Today’s Week in Review is a bit more serious, so let’s jump into it.
Henry Velandia, husband of Princeton grad student Josh Vandiver, will officially not be deported. Velandia, who because of the Defense of Marriage Act was unable to be sponsored for a green card by his spouse, had been facing deportation proceedings because of an expired visa. Last Friday, Immigration and Customs Enforcement decided that the case was no longer a priority, and essentially dropped it.
It’s not a total victory for opponents of the federal DOMA, but the couple’s lawyer, Lavi Soloway says it’s the first time the government has decided to drop deportation proceedings on the basis of an LGBT couple’s marriage.
From the Star-Ledger:
Though the decision does not set a legal precedent, it establishes that the government has the power and the inclination to “do the right thing,” Soloway said.
“Frankly, the only obstacle between that individual and a green card is this one law (the Defense of Marriage Act) that the president and the attorney general have said is unconstitutional and that they won’t defend,” he said.
While Soloway acknowledged that the Defense of Marriage Act won’t be repealed or struck down by the Supreme Court overnight, he said the couple’s victory ultimately will contribute to its demise.
Over at the Christian Science Monitor, Tina deVaron ’78 wrote a compelling article on June 28 about date rape on college campuses, sharing her own experience with rape at Princeton, in 1973. The article was sparked by a joint Tigerlilies/Nassoons performance for the university’s She Roars conference in April, which deVaron attended.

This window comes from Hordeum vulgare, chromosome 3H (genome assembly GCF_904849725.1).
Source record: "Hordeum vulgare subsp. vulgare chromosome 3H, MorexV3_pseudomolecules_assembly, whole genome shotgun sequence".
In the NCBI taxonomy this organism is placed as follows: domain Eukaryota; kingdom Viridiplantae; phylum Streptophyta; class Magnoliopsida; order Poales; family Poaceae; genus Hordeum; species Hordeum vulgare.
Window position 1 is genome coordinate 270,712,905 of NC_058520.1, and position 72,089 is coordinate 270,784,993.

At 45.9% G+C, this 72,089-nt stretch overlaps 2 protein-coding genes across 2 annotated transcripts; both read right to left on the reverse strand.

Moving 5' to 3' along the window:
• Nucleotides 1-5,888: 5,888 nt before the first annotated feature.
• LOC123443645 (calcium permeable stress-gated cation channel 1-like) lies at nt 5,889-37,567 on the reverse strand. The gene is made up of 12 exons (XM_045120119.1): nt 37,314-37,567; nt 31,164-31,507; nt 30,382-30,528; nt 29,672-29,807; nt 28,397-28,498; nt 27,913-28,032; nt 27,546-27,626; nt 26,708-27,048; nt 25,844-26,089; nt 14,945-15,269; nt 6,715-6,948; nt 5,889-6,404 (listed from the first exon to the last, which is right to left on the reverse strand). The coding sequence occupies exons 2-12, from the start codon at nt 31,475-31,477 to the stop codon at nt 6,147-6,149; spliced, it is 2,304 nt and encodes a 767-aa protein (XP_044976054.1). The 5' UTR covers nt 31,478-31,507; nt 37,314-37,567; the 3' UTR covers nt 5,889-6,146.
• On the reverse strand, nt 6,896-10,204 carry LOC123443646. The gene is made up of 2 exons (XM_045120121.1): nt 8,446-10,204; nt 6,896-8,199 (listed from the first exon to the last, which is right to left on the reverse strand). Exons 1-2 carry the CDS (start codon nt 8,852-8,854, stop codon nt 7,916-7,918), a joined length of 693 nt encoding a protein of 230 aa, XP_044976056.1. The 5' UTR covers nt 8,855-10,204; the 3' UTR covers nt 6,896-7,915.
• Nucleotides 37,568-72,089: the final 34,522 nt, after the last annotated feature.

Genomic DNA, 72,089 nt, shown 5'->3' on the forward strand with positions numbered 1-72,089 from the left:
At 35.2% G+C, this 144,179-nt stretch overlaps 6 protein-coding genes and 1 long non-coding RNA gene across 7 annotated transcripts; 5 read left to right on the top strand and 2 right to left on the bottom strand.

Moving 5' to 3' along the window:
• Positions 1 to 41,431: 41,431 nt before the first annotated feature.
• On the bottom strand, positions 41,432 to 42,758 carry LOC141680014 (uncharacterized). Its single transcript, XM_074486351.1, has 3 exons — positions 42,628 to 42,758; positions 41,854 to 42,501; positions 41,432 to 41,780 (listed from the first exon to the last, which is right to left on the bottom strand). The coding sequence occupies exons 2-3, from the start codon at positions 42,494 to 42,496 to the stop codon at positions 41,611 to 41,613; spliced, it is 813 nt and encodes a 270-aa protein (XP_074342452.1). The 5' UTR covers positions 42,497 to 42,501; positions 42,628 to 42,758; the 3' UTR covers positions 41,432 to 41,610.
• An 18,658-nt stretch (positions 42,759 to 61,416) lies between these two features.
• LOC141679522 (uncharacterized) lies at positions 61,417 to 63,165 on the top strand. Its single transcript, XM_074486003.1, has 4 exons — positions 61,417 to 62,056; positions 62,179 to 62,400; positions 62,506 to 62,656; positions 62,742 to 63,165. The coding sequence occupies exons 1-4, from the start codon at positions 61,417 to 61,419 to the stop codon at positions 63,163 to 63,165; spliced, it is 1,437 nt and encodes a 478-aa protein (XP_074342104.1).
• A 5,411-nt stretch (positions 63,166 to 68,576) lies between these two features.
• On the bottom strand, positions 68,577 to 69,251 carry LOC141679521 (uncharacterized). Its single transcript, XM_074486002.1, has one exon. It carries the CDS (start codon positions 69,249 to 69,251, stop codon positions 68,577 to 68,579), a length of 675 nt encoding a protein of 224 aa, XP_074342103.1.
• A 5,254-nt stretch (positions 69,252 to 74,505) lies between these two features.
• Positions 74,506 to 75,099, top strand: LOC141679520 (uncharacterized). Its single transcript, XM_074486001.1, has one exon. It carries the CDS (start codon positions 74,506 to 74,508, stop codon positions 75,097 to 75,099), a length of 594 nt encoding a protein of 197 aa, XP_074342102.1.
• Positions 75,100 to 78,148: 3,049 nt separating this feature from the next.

We haven’t seen video of the performance, but we hear that part of the Nassoons choreography includes a hip thrust. In her article, deVaron described the choreography as pantomiming “what is essentially gang rape in front of an audience of middle-aged women, many of them moms.”
On the conference’s opening night, a female a cappella group, the Princeton Tigerlilies, gave a concert. The girls sang prettily, dressed in short black frocks and high pumps.
Then the group’s all male a cappella counterpart, the Nassoons, performed. For the song “ShamaLama,” they serenaded one of the Tigerlilies onstage, with choreography: In rhythm, they pantomimed unzipping their flies, and bluntly thrust their pelvises forward at the lone young woman on stage. Sixteen guys, one girl. The guys smirked, the girl smiled meekly.
Accounts from people who saw the performance suggest that the two a capella groups weren’t intending to promote any sexual violence with their choreography, and it appears no complaints were voiced after the performance in April. Still, the article has sparked a new discussion about college culture.
Weigh in with your thoughts in the comments.